The machine is a little different as it's performed by "locking" your legs in a brace. A sissy squat machine will generally be composed of a leg pad with a foot holder in front. You place your feet so that your toes are under the holders and your legs tight against the pad. Next, you simply sit back until your thighs are parallel with the ground. Be sure to keep your torso as vertical as possible. One of the most significant errors is that a trainee will go to sit back but then flex their hip and bend forward in what looks more like a back squat. There's nothing inherently wrong with that, but it's not what we're trying to do here. Maintain an upright torso so that your shins and torso are parallel and vertical while your thighs are parallel with the ground.
One of the best hack squat alternatives is simply doing a hack squat with a barbell. While most trainees will perform the machine hack squat, there's actually a barbell hack squat. In fact, this was the original version, as George Hackenschmidt was performing these way back in the early 1900's, long before any workout machines were ever invented. This is a great exercise to have in your toolbox as you don't have to worry if there's a line for the hack squat machine or if your gym even has a hack squat machine. They'll have a barbell (and if they don't, leave immediately!), so you're all set.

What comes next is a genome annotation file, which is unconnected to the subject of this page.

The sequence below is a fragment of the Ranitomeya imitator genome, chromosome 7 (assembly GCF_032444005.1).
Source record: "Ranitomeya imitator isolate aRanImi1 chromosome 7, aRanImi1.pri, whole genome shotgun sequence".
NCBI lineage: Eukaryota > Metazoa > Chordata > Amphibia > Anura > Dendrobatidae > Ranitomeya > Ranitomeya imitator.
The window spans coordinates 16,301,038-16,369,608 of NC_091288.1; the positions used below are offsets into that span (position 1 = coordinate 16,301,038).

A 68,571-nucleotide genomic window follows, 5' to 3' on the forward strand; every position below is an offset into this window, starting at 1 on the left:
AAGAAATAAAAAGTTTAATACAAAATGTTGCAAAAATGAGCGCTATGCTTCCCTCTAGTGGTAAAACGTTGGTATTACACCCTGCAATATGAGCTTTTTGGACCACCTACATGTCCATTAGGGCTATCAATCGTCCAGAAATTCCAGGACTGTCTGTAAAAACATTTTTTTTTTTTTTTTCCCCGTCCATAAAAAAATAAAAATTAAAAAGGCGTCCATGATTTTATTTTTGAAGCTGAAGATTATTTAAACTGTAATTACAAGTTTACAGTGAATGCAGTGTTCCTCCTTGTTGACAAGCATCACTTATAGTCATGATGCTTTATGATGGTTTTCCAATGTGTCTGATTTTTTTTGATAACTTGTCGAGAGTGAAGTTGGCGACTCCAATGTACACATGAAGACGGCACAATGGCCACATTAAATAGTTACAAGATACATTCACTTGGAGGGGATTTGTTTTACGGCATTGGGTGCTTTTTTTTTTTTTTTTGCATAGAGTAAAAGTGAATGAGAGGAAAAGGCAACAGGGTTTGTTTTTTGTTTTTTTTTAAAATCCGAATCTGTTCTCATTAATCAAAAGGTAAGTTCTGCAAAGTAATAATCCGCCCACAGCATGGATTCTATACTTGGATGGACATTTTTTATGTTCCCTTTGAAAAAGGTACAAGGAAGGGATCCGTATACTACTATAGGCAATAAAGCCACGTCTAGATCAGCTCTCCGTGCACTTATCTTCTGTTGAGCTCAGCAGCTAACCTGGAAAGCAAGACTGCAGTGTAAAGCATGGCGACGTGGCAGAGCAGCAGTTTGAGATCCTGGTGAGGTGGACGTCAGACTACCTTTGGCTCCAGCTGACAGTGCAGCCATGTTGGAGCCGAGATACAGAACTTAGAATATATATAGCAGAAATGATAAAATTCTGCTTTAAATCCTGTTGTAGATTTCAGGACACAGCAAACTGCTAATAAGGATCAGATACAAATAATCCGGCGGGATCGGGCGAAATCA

The barbell hack squat actually looks like a 'behind the back deadlift', which is actually how some people may refer to it. Regardless, that is what it looks like. You will place a loaded barbell on the ground and then stand in front of it so that the barbell is behind your back. Next, you will bend down to grab the barbell and then sit back. This will put in what looks to be a sitting position. Again, when looking at the body mechanics, the barbell hack squat will look very similar to the body mechanics of the hack squat machine. The main difference is that your back will be supported by the sled during the machine hack squat while there is no support for the barbell hack squat. Regardless, this positioning will put you in a highly similar position, eliciting very similar muscle activation.